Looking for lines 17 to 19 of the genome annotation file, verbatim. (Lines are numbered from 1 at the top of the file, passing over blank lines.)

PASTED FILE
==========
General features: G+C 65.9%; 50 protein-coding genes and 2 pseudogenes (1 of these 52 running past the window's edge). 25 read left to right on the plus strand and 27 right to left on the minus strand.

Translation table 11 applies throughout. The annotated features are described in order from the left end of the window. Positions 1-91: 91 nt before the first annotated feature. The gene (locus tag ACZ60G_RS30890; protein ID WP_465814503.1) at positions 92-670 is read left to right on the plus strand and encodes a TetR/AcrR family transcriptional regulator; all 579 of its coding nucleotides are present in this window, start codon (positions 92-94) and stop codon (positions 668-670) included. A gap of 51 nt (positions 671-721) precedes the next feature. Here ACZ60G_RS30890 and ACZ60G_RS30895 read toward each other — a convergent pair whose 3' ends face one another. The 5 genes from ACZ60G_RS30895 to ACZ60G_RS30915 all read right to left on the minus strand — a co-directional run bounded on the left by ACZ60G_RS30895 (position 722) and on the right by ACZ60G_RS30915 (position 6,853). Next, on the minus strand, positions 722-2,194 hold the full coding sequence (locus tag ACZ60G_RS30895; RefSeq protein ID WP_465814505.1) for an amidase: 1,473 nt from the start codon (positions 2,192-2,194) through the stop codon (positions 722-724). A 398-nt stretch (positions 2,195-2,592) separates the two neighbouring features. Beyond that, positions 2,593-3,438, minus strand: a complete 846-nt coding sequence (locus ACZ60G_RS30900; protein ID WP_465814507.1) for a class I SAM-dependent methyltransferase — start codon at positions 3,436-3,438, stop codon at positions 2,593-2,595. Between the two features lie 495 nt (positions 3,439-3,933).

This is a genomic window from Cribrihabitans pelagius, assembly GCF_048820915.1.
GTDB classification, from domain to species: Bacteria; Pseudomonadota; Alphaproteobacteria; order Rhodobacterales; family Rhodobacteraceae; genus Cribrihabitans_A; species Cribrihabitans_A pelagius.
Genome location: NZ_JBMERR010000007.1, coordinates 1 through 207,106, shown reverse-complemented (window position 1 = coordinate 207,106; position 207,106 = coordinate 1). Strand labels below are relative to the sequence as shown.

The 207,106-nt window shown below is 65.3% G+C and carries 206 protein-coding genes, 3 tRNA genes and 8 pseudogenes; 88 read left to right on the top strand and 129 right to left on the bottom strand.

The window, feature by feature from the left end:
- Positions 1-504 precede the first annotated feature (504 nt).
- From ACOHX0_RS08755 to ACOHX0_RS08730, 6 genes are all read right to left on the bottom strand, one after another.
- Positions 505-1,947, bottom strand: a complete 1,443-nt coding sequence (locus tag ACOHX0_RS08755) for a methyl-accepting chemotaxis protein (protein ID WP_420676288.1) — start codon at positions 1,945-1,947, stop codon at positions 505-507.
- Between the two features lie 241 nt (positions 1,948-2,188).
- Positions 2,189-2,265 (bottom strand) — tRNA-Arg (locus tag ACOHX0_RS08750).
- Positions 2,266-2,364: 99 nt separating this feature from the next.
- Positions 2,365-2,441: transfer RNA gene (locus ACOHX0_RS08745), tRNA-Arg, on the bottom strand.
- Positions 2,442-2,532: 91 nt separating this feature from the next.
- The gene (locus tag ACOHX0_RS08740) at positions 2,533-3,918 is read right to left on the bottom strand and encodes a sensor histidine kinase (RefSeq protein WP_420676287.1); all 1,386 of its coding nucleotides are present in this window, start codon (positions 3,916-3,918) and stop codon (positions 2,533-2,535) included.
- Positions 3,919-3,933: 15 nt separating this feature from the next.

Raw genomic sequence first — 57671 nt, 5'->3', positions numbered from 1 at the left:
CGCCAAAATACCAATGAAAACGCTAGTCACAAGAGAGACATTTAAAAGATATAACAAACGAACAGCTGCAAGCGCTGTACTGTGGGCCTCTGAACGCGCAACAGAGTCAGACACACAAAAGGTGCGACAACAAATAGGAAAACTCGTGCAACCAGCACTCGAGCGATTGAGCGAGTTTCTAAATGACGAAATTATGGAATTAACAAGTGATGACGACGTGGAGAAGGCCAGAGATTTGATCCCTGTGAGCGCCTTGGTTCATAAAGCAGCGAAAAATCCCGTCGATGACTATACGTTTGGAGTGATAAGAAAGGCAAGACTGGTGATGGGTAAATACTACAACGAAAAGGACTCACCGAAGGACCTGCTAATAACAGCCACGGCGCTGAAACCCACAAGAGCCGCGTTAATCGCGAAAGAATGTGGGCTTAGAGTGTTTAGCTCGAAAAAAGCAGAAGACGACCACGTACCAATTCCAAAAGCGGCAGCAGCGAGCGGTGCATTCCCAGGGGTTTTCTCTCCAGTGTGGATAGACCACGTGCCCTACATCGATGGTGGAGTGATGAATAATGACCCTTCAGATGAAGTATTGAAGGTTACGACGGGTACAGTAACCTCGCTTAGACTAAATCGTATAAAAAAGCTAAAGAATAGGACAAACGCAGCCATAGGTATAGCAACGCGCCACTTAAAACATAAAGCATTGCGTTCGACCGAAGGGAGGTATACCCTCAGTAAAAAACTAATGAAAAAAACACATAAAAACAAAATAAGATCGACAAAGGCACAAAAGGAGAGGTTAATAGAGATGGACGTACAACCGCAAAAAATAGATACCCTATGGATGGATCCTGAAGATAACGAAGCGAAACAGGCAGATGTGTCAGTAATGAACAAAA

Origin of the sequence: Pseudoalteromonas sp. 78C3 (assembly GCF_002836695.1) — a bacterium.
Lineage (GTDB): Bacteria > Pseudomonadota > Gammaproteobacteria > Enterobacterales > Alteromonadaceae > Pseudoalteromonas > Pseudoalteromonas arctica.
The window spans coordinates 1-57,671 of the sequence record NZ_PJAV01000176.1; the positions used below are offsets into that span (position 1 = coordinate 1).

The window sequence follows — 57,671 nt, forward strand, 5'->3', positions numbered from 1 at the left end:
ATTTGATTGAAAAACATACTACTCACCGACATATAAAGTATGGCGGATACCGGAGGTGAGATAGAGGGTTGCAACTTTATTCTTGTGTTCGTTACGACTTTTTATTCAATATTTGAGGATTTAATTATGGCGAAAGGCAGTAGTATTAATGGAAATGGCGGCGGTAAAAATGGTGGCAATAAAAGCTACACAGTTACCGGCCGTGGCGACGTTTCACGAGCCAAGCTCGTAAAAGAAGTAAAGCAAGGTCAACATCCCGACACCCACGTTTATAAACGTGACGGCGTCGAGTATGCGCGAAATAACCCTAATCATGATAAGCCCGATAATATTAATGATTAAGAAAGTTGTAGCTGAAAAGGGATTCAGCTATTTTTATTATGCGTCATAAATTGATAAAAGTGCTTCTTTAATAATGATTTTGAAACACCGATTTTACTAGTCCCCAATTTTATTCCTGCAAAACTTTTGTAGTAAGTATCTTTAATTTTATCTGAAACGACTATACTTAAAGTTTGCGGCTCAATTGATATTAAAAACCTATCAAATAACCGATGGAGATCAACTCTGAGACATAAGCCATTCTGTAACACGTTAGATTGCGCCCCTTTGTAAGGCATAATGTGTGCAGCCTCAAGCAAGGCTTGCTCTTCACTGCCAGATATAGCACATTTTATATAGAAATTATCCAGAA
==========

- Positions 3,919-3,933: 15 nt separating this feature from the next.

Raw genomic sequence first — 57671 nt, 5'->3', positions numbered from 1 at the left:
CGCCAAAATACCAATGAAAACGCTAGTCACAAGAGAGACATTTAAAAGATATAACAAACGAACAGCTGCAAGCGCTGTACTGTGGGCCTCTGAACGCGCAACAGAGTCAGACACACAAAAGGTGCGACAACAAATAGGAAAACTCGTGCAACCAGCACTCGAGCGATTGAGCGAGTTTCTAAATGACGAAATTATGGAATTAACAAGTGATGACGACGTGGAGAAGGCCAGAGATTTGATCCCTGTGAGCGCCTTGGTTCATAAAGCAGCGAAAAATCCCGTCGATGACTATACGTTTGGAGTGATAAGAAAGGCAAGACTGGTGATGGGTAAATACTACAACGAAAAGGACTCACCGAAGGACCTGCTAATAACAGCCACGGCGCTGAAACCCACAAGAGCCGCGTTAATCGCGAAAGAATGTGGGCTTAGAGTGTTTAGCTCGAAAAAAGCAGAAGACGACCACGTACCAATTCCAAAAGCGGCAGCAGCGAGCGGTGCATTCCCAGGGGTTTTCTCTCCAGTGTGGATAGACCACGTGCCCTACATCGATGGTGGAGTGATGAATAATGACCCTTCAGATGAAGTATTGAAGGTTACGACGGGTACAGTAACCTCGCTTAGACTAAATCGTATAAAAAAGCTAAAGAATAGGACAAACGCAGCCATAGGTATAGCAACGCGCCACTTAAAACATAAAGCATTGCGTTCGACCGAAGGGAGGTATACCCTCAGTAAAAAACTAATGAAAAAAACACATAAAAACAAAATAAGATCGACAAAGGCACAAAAGGAGAGGTTAATAGAGATGGACGTACAACCGCAAAAAATAGATACCCTATGGATGGATCCTGAAGATAACGAAGCGAAACAGGCAGATGTGTCAGTAATGAACAAAA